• It costs a LOT of money: The US spends $123 billion on policing every year (that’s number one in the world as a percentage of total government expenditures)… and that number just keeps going up (even as vital community services are starved of much-needed funding)
  • It leads to more arrests for low-level, nonviolent incidents, which have little to do with public safety and disproportionately impact people of color—those endless rounds of unnecessary arrests contribute to mass incarceration, which harms families and communities
  • It increases the likelihood that people of color—due to unconscious bias, overpolicing in Black and Brown neighborhoods, and racial profiling—will come in contact with law enforcement and the criminal justice system


Investing in Our Communities

Police generally don’t prevent crime. Most often, the best they can do is respond to it. Policing doesn’t do anything to address the true roots of crime—it’s sort of like focusing on a symptom instead of trying to find a cure for the disease. 

What are some solutions that make a real difference in terms of keeping people safe? You might be surprised.

  • Adjusting street lighting: In New York City, a randomized trial of street lighting reduced “outdoor, nighttime index crimes by 36%”
  • Cleaning up vacant lots: In Philadelphia, cleaning up vacant lots led to a 29% decrease in gun violence
  • Providing financial assistance: Helping people who are experiencing economic uncertainty reduces arrests for violent crimes by 51%
  • Investing in grassroots community-building organizations: In an average city of 100,000 people, every ten additional organizations created to address violence and strengthen communities led to a 9% drop in the murder rate.
  • Expanding Medicaid and improving access to substance-use treatment and mental health care also contribute, over the long term, to significant reductions in crime
  • Having unarmed specialists instead of police respond to 911 calls related to things like mental health and homelessness has started to transform public safety in cities like Eugene, OR, Denver, CO, and Olympia, WA

Removing police from the equation entirely and replacing them with other forms of intervention, along with positive investment in the community, has also proven to be a valuable solution. A recent five-day experiment to pull back on policing in Brooklyn, NY, saw 911 calls drop almost down to zero. Police were replaced by violence interrupter and crisis management groups over a two-block area, while city agencies and non-profits offered education, job, and housing opportunities in tents set up along one of the area’s busiest strips.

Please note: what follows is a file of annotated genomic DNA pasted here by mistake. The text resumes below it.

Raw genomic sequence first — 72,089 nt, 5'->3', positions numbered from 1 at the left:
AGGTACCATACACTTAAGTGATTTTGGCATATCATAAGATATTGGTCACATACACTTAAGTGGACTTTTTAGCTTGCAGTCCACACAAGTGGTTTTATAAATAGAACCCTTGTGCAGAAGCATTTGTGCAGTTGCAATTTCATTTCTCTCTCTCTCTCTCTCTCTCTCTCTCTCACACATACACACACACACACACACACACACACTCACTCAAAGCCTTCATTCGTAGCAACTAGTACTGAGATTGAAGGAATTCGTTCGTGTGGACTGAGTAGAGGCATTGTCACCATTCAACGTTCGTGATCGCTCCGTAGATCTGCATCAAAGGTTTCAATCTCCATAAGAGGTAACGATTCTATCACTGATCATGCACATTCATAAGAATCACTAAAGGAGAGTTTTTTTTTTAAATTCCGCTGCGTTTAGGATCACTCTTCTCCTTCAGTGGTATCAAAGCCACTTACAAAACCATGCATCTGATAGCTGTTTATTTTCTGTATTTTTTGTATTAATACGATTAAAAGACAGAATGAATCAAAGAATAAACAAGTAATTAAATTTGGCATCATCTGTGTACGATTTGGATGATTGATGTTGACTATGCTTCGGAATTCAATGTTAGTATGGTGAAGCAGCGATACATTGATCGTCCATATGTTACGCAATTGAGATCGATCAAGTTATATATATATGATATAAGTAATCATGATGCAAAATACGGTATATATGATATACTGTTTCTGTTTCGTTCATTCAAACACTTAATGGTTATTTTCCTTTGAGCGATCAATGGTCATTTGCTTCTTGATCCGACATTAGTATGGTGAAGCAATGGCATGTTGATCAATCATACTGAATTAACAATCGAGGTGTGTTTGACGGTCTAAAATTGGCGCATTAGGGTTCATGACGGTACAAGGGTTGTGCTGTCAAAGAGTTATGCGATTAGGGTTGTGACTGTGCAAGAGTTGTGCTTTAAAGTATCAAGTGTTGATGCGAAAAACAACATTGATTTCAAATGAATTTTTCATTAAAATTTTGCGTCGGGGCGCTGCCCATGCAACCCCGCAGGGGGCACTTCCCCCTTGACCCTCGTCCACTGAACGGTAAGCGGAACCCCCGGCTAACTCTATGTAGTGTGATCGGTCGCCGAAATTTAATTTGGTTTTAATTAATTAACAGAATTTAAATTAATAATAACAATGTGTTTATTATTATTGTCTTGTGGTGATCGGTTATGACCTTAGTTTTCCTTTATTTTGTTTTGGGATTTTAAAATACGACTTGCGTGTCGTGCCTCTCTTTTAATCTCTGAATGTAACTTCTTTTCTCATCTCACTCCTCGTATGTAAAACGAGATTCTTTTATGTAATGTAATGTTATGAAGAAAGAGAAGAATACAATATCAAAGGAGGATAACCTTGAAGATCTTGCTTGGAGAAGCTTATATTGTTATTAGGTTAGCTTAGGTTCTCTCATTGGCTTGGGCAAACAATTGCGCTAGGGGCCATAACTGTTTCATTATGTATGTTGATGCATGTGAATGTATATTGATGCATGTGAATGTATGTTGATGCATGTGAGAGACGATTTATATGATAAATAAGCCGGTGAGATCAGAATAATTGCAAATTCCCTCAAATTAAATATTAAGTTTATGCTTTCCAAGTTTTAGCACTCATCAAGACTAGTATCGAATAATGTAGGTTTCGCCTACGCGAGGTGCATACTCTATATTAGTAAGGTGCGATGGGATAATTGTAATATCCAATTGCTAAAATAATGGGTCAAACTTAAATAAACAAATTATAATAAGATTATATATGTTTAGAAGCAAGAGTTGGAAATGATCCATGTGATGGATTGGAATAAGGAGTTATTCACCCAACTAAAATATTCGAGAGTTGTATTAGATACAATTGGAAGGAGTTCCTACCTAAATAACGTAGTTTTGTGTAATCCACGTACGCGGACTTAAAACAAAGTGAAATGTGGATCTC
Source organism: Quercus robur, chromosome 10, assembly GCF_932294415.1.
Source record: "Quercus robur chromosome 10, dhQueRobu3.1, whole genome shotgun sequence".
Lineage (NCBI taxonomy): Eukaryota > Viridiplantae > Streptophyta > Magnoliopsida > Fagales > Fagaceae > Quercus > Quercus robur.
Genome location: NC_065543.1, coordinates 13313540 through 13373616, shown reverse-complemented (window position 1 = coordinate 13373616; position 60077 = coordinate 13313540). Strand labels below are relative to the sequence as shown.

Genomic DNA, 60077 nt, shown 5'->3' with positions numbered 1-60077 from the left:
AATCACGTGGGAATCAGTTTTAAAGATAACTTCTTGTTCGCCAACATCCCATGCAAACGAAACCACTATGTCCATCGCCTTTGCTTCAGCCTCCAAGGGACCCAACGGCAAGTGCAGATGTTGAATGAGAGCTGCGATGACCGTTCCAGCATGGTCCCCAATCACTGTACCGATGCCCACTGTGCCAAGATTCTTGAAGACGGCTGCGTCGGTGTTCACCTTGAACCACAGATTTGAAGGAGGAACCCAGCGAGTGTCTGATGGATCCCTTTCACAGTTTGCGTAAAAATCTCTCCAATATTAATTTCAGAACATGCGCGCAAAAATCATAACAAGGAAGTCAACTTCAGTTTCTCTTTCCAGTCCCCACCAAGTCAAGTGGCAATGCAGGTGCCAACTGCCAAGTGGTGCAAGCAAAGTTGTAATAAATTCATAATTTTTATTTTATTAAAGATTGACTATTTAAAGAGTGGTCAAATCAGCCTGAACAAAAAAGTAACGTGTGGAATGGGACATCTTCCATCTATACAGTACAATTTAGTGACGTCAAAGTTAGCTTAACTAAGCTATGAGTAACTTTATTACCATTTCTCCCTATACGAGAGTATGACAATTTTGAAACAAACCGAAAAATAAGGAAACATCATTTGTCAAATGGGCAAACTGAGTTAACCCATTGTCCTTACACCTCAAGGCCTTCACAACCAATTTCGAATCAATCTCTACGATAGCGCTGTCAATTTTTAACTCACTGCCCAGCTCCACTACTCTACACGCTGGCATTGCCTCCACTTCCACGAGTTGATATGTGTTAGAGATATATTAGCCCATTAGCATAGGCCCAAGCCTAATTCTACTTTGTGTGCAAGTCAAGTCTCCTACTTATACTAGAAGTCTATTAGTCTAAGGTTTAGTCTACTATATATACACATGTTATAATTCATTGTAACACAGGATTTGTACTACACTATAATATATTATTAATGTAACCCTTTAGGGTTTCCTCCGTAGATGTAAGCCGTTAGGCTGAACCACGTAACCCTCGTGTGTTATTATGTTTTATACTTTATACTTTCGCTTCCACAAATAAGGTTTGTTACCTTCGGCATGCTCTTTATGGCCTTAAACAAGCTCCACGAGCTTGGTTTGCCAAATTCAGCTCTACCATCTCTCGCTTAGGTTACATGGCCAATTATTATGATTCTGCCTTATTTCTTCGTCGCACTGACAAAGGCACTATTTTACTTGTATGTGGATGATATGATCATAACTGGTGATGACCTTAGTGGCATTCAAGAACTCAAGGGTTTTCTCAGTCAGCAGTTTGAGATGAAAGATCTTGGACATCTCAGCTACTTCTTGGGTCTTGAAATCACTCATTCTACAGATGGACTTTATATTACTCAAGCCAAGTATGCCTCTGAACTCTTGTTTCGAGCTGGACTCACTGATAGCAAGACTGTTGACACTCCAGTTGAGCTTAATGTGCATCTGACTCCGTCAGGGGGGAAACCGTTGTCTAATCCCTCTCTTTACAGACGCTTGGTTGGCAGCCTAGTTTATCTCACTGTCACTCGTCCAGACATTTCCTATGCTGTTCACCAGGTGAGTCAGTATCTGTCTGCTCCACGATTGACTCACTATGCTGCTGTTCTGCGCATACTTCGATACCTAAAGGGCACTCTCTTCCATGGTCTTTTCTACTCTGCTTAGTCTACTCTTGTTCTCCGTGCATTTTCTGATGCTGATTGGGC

This Is What True Public Safety Looks Like

No matter our race or zip code, we all want to feel safe at home and at work, walking around our neighborhood, going out to dinner, or hanging out at the playground with our kids. The increasing violence and homicides in this country is a serious problem that can’t be ignored—which is why it requires an urgent, serious, and reality-based response that will address it at its core and help build safer communities for all of us. 

We need to be smart about how we spend our money. Investing our hard-earned dollars in policing, or in any program or service that doesn’t work, just doesn’t make sense. We have to invest in solutions that are proven to help people and keep them safe.

The facts are clear: The best way to lower crime, save lives, and keep people healthy and safe is to take an inclusive, community-based approach to public safety. When people in every community have the support and services they need to take care of themselves and their families, then we will ALL be safer. Learn more and take action to create real public safety in America today.